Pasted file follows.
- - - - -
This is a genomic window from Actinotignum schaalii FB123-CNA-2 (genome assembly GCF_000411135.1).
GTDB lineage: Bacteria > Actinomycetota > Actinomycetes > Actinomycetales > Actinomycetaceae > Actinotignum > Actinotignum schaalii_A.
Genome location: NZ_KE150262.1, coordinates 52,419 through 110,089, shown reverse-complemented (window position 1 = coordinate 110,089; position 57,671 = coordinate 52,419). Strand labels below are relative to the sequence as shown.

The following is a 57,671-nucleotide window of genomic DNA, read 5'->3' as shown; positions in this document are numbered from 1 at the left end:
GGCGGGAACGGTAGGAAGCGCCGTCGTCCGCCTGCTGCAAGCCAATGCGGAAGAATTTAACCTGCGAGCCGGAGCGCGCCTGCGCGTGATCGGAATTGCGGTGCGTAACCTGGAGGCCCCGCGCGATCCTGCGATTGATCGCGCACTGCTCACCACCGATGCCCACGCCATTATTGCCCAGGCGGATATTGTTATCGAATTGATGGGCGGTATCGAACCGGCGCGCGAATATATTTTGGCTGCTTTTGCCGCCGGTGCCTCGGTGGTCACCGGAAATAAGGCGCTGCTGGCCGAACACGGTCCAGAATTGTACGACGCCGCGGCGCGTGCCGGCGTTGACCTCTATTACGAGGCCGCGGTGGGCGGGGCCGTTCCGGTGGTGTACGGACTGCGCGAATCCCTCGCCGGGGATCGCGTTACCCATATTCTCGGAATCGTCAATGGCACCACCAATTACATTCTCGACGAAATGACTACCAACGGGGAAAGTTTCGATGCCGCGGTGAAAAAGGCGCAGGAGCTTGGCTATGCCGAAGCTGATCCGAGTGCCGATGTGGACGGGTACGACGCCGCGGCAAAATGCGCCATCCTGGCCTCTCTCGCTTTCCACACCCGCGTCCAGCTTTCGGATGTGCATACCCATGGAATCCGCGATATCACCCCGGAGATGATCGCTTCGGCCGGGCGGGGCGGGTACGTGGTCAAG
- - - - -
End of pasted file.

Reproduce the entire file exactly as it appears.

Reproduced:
This is a genomic window from Actinotignum schaalii FB123-CNA-2 (genome assembly GCF_000411135.1).
GTDB lineage: Bacteria > Actinomycetota > Actinomycetes > Actinomycetales > Actinomycetaceae > Actinotignum > Actinotignum schaalii_A.
Genome location: NZ_KE150262.1, coordinates 52,419 through 110,089, shown reverse-complemented (window position 1 = coordinate 110,089; position 57,671 = coordinate 52,419). Strand labels below are relative to the sequence as shown.

The following is a 57,671-nucleotide window of genomic DNA, read 5'->3' as shown; positions in this document are numbered from 1 at the left end:
GGCGGGAACGGTAGGAAGCGCCGTCGTCCGCCTGCTGCAAGCCAATGCGGAAGAATTTAACCTGCGAGCCGGAGCGCGCCTGCGCGTGATCGGAATTGCGGTGCGTAACCTGGAGGCCCCGCGCGATCCTGCGATTGATCGCGCACTGCTCACCACCGATGCCCACGCCATTATTGCCCAGGCGGATATTGTTATCGAATTGATGGGCGGTATCGAACCGGCGCGCGAATATATTTTGGCTGCTTTTGCCGCCGGTGCCTCGGTGGTCACCGGAAATAAGGCGCTGCTGGCCGAACACGGTCCAGAATTGTACGACGCCGCGGCGCGTGCCGGCGTTGACCTCTATTACGAGGCCGCGGTGGGCGGGGCCGTTCCGGTGGTGTACGGACTGCGCGAATCCCTCGCCGGGGATCGCGTTACCCATATTCTCGGAATCGTCAATGGCACCACCAATTACATTCTCGACGAAATGACTACCAACGGGGAAAGTTTCGATGCCGCGGTGAAAAAGGCGCAGGAGCTTGGCTATGCCGAAGCTGATCCGAGTGCCGATGTGGACGGGTACGACGCCGCGGCAAAATGCGCCATCCTGGCCTCTCTCGCTTTCCACACCCGCGTCCAGCTTTCGGATGTGCATACCCATGGAATCCGCGATATCACCCCGGAGATGATCGCTTCGGCCGGGCGGGGCGGGTACGTGGTCAAG